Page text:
American policing is infected with a cynicism towards the very people it is supposed to protect. State and federal law enforcement see the dark, ugly and dangerous side of humanity on a daily basis. They are also trained from a militarized perspective to overwhelm and control. These realities create a mindset to control, not to protect, the very public they are sworn to serve. That law enforcement instinct to control inevitably evolves into an assumed right to control by any means necessary.


From 2015 through 2022, police in America killed more than 8,000 people, averaging more than 1,000 each year. Most of those killings were labeled justifiable homicides, given the circumstances of each case. But each year, increasing numbers of police killings are not justified from either a legal or practical perspective. A hamburger or a cell phone mistaken for a gun by ill-trained or shoot-to-kill-minded officers has taken the lives of too many innocent people.


It is both the sheer volume and the nature of police killings that has eroded public confidence and trust in the nation’s law enforcement systems. In many communities, police are now seen as a danger, not a protector. Parents, especially those of color, must give their children a crash course on protecting themselves in police encounters. 


What can be done to change this increasing social crisis?


Concerned public safety groups, like the People For The American Way Foundation (“PFAW”), have identified “four key areas” that, if implemented by state and local governments, would not only improve the professionalism of policing but would enhance public safety as well. Those key areas are:


  • Restructuring public safety by eliminating over-reliance on armed response to address a range of public safety issues.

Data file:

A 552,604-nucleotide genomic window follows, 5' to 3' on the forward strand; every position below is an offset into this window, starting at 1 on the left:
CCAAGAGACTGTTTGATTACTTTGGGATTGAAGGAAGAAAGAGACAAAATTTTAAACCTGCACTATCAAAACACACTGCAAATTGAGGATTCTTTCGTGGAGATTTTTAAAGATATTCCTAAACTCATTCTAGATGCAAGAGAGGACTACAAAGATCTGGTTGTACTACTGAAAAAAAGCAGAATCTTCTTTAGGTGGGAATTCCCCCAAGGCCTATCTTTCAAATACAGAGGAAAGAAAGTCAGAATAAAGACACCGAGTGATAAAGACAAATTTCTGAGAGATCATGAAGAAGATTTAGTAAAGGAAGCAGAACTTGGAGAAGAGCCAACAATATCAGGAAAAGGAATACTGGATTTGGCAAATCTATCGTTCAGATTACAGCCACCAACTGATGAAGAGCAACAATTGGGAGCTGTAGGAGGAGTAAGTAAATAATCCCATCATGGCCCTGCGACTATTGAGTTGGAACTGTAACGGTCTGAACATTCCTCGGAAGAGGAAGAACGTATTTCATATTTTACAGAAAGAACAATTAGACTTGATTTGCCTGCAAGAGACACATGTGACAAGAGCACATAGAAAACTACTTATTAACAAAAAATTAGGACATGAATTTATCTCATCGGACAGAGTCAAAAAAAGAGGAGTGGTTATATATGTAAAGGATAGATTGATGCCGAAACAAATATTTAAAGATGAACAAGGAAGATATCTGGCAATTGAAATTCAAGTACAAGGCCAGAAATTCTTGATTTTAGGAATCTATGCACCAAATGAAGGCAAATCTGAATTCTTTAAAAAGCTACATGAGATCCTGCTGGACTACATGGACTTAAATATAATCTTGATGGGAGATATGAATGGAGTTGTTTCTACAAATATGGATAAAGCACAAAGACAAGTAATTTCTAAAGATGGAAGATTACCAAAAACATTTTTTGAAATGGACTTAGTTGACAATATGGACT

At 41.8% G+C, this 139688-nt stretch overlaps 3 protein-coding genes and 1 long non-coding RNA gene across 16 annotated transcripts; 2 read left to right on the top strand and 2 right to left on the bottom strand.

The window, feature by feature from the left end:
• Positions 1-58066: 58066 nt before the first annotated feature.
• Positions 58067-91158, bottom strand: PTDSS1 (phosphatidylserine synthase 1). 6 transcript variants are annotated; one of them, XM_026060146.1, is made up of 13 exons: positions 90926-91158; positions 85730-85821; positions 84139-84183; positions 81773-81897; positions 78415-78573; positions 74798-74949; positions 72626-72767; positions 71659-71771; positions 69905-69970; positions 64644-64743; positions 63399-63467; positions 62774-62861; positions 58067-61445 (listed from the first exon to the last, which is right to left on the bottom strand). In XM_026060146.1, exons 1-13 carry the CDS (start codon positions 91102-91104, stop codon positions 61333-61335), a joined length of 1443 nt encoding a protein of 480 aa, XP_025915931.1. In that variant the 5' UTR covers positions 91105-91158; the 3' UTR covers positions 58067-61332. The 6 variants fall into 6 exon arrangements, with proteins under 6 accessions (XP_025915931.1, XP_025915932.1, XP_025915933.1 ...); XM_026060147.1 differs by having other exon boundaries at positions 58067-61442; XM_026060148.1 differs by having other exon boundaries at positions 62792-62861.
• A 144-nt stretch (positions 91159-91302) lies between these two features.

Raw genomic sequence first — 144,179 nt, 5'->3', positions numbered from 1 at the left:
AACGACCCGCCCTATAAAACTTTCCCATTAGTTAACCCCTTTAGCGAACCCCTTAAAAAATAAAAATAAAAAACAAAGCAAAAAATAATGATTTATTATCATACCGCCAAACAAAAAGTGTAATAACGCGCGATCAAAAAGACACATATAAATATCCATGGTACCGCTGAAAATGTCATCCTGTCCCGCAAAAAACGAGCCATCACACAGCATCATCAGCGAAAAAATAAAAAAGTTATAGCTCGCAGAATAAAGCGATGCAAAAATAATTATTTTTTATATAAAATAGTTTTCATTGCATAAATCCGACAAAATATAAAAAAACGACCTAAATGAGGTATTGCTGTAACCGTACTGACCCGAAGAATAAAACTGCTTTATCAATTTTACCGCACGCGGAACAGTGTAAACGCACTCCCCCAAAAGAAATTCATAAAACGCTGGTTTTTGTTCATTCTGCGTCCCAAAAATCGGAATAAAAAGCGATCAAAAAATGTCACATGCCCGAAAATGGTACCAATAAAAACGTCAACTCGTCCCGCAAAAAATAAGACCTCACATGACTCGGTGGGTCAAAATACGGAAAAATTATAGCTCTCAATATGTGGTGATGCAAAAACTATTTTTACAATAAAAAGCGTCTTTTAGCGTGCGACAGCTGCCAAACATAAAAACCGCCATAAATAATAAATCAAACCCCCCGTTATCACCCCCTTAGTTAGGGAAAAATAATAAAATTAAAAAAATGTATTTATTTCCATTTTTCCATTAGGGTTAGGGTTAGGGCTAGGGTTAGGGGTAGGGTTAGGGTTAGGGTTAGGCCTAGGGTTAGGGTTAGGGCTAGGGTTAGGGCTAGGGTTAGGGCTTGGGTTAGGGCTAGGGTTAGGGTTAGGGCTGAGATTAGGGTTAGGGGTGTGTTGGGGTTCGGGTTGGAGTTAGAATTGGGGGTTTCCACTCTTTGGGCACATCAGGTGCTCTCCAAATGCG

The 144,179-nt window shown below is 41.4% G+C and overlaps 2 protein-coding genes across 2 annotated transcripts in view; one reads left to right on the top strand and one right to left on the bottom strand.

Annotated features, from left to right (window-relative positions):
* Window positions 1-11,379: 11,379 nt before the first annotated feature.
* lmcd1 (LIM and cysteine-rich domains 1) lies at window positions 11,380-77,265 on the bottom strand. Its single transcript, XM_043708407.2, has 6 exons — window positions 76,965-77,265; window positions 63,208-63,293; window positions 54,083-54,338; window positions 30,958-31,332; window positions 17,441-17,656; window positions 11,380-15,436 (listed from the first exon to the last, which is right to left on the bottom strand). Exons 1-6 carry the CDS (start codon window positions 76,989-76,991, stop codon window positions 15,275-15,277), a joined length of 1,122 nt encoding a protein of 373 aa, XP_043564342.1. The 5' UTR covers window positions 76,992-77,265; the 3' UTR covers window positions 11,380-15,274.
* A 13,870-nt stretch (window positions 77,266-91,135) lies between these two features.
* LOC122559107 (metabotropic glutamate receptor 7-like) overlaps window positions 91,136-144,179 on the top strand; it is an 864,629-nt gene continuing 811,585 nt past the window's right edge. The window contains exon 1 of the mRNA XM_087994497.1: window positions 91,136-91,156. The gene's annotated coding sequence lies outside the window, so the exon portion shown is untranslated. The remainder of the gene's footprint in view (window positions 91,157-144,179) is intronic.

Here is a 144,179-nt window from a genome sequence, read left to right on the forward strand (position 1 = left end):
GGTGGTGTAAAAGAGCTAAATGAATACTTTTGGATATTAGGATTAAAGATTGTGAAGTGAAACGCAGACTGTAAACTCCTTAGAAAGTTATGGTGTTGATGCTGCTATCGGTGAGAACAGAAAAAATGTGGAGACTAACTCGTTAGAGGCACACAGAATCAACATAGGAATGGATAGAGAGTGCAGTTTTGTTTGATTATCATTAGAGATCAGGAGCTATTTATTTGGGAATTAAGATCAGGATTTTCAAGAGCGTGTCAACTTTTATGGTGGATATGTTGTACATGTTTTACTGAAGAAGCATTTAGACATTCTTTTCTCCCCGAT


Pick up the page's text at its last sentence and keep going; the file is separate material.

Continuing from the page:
• Holding officers who engage in misconduct accountable by ensuring that unfit officers can be identified and disciplined.
  • Removing officers found unfit for duty by establishing reliable processes to permanently remove unprofessional or dangerous officers.
  • Recruiting better officers, changing recruitment to focus on positive traits, and enhancing pre-employment screening.


These four critical strategies aimed at public safety and accountability, along with a holistic focus on community development, could significantly improve public safety and effective policing.  


In addition, state and local governments should invest more in public health and human services, adopt comprehensive mental health programs, create and find affordable housing and employment opportunities for the vulnerable, and utilize alternatives to mass incarceration for non-dangerous property and drug offenses.


None of these governmental efforts, either standing alone or collectively, would endanger public safety. In fact, it would free police from being “first responders” in mental health crises and non-violent domestic disputes and better allow them to protect public safety from dangerous criminal activity. 


Police are not equipped, either through training or temperament, to be mental health experts, substance abuse counselors, or referees in neighbor disputes that make up most of 911 emergency calls. Only 1 percent of 911 calls in major cities are to report violent crimes in progress, and less than a third involve life-threatening situations, according to the Vera Institute.


Crisis response teams for mental health, substance abuse, and domestic violence intervention, strengthened through training and funding, could handle an overwhelming majority of 911 emergency calls. These strategic changes would remove law enforcement from these social problems and allow the police to build greater public trust by protecting society from violent or life-threatening criminal activity.